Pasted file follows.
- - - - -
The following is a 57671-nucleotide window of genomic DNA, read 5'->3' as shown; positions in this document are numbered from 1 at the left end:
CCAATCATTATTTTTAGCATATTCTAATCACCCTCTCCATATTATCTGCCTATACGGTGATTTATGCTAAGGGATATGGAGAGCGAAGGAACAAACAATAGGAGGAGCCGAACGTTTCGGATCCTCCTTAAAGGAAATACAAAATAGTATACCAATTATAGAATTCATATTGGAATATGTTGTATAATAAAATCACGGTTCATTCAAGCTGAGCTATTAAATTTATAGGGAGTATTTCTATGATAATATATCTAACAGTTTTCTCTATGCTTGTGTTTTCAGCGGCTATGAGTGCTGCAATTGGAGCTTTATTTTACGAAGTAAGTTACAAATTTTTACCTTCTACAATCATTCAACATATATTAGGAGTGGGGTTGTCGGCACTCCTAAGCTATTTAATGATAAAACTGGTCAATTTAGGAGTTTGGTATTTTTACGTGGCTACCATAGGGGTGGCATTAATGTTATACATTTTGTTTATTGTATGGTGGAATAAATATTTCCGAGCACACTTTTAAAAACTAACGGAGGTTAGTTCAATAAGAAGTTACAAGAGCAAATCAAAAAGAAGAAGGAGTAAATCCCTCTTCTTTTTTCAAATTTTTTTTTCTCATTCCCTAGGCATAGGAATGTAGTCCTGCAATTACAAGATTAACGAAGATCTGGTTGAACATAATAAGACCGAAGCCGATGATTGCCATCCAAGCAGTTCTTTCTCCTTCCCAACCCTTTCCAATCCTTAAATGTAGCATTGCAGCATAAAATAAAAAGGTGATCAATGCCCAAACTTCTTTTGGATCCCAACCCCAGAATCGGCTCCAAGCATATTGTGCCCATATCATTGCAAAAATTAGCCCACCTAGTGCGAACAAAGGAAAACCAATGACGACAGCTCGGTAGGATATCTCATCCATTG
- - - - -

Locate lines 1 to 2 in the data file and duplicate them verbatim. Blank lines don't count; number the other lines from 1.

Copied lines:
The following is a 57671-nucleotide window of genomic DNA, read 5'->3' as shown; positions in this document are numbered from 1 at the left end:
CCAATCATTATTTTTAGCATATTCTAATCACCCTCTCCATATTATCTGCCTATACGGTGATTTATGCTAAGGGATATGGAGAGCGAAGGAACAAACAATAGGAGGAGCCGAACGTTTCGGATCCTCCTTAAAGGAAATACAAAATAGTATACCAATTATAGAATTCATATTGGAATATGTTGTATAATAAAATCACGGTTCATTCAAGCTGAGCTATTAAATTTATAGGGAGTATTTCTATGATAATATATCTAACAGTTTTCTCTATGCTTGTGTTTTCAGCGGCTATGAGTGCTGCAATTGGAGCTTTATTTTACGAAGTAAGTTACAAATTTTTACCTTCTACAATCATTCAACATATATTAGGAGTGGGGTTGTCGGCACTCCTAAGCTATTTAATGATAAAACTGGTCAATTTAGGAGTTTGGTATTTTTACGTGGCTACCATAGGGGTGGCATTAATGTTATACATTTTGTTTATTGTATGGTGGAATAAATATTTCCGAGCACACTTTTAAAAACTAACGGAGGTTAGTTCAATAAGAAGTTACAAGAGCAAATCAAAAAGAAGAAGGAGTAAATCCCTCTTCTTTTTTCAAATTTTTTTTTCTCATTCCCTAGGCATAGGAATGTAGTCCTGCAATTACAAGATTAACGAAGATCTGGTTGAACATAATAAGACCGAAGCCGATGATTGCCATCCAAGCAGTTCTTTCTCCTTCCCAACCCTTTCCAATCCTTAAATGTAGCATTGCAGCATAAAATAAAAAGGTGATCAATGCCCAAACTTCTTTTGGATCCCAACCCCAGAATCGGCTCCAAGCATATTGTGCCCATATCATTGCAAAAATTAGCCCACCTAGTGCGAACAAAGGAAAACCAATGACGACAGCTCGGTAGGATATCTCATCCATTG